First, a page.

2004 – D Roman Teslyuk (2nd round – 44th) – Teslyuk actually broke the trend here joining the WHL Kamloops Blazers in his draft year and boosted his draft status. He played 244 WHL games before graduating to the ECHL where he played 24 games scoring six points. He left the following year and has played in lower leagues such as the Russia-2 and Kazakhstan leagues. Stands out on the list with the fact he was after all a second round pick. Edmonton passed on Nicklas Grossmann, Brandon Dubinsky, Alex Goligoski and David Krejci. Ouch!
Related: Lost Russians: Edmonton Oilers
2005 – F Vyacheslav Trukhno (4th round – 120th) – The best of this early bunch, Trukhno gave the biggest effort to stick it out in North America. A smaller skill forward who led his QMJHL team in scoring and was a member of the Russian U-18 team he seemed like a mid-round steal. Played his draft year here and the next seven seasons in North America. The troubles started once he turned pro. His offensive production never matured, nor did he pan out to be much more than a top-nine forward at the AHL level. After being re-assigned to the ECHL in 2010-11 he left to play in multiple leagues in Europe including the SHL and Allsvenskan. He’ll be playing next season for Karlskrona HK. Trukhno scored 89 points in 196 AHL games.
Related: Oilers Future Watch: Trukhno
Related: Trukhno Returning Back To Russia
2006-10: Bumagin Was Lone Pick, Refused to Come to North America
2006 – F Alexander Bumagin (6th round – 170th) – Another smaller skill forward, had a breakout year scoring 21 points in 40 games playing in Russia during his draft year. Bumagin also played on the Russian U-18 team that year. He regressed the following year despite having a strong showing at the WJC winning a silver medal and scoring eight points in six games.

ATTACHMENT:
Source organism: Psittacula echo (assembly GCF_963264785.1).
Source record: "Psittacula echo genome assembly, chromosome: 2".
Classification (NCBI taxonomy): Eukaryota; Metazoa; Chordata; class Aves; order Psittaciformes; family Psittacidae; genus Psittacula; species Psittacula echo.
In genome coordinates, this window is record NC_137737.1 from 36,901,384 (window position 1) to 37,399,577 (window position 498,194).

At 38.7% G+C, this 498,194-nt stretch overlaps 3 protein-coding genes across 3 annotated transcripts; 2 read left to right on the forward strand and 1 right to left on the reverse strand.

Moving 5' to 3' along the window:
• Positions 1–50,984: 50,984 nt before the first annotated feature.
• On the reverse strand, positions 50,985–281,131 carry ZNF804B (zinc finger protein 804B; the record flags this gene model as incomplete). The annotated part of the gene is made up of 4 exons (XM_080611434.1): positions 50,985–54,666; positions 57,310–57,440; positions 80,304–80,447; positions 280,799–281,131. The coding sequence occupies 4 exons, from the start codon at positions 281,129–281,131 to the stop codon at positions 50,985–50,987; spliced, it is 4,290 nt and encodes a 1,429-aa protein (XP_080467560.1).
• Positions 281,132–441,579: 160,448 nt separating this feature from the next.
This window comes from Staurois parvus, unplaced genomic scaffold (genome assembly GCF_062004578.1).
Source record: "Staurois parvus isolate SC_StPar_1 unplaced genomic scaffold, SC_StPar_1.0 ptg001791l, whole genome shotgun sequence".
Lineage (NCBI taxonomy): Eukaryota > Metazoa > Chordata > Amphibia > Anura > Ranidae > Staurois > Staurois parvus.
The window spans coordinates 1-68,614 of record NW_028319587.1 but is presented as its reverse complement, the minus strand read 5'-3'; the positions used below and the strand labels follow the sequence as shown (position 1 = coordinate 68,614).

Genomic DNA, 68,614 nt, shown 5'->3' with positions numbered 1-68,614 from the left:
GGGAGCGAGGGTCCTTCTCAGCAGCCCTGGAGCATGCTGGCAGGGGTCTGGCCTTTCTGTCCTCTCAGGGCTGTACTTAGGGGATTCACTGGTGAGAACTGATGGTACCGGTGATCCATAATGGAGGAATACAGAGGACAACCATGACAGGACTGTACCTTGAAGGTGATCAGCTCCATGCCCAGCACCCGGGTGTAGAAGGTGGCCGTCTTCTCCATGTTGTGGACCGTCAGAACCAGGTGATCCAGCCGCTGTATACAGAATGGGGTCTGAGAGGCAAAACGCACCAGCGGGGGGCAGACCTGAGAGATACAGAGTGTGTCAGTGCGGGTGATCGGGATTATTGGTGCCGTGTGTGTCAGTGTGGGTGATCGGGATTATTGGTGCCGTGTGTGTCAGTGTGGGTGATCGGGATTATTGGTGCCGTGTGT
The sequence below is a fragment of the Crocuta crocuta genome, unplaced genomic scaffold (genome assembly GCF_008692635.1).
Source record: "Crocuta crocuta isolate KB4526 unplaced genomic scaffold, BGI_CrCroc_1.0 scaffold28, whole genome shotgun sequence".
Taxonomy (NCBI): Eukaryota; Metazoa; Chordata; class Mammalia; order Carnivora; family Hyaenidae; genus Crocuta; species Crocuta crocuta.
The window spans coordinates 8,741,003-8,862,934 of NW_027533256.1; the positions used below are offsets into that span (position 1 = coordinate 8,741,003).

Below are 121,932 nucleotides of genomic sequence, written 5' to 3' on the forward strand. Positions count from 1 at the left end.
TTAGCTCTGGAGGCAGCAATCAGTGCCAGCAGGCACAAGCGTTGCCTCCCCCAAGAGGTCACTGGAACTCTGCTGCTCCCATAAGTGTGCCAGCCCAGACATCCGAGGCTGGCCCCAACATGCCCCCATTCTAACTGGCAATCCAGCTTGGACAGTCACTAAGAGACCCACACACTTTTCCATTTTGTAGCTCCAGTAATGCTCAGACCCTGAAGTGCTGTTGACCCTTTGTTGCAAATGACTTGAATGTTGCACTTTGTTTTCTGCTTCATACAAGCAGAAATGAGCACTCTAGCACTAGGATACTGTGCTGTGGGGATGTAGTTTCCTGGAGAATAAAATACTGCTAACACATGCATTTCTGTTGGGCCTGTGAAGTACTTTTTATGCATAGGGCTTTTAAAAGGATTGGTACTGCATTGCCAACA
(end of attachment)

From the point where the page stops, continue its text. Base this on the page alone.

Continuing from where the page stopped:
Never came to North America and has been a KHL mainstay, he’ll play for Lada Togliatti next season. He’s been a mediocre point producer in the KHL with 141 points in 355 games.
Related: Bumagin Prospect Profile (HockeysFuture)
Related: Oilers 2006 Draft In Review
Since 2010 Just Three Russian’s Under Contract with Oilers
2012 – F Nail Yakupov (1st round – 1st) – He’s won a silver and bronze medal at the WJC and had a spectacular junior career in the OHL. The jury is still out on Yakupov who has been underutilized in Edmonton thus far in his career. When he has had the opportunity to produce he’s been inconsistent at best. Since being drafted he has yet to hit the 20 goal or 40 point marks in his career. Yakupov has scored 50 goals and 111 points in 252 NHL games. RFA next summer with arbitration rights
2012 – F Daniil Zharkov (3rd round – 91st) – An unsigned 6’4” 200-pound winger, Zharkov had an impressive draft year. He came over to North America when he was 17 years old playing in the USHL and then moving onto play with the OHL Belleville Bulls scoring 36 points in 50 games. He also played at the U-18 tournament. He’d eventually win a bronze medal the following year where he had a horrendous showing at the WJC. Since then he’s been mediocre at best and mainly used as depth talent in the KHL. He did come to camp last year but missed the year due to injury. He’s committed to KHL Torpedo Nizhny Novgorod this coming season. Never signed an ELC.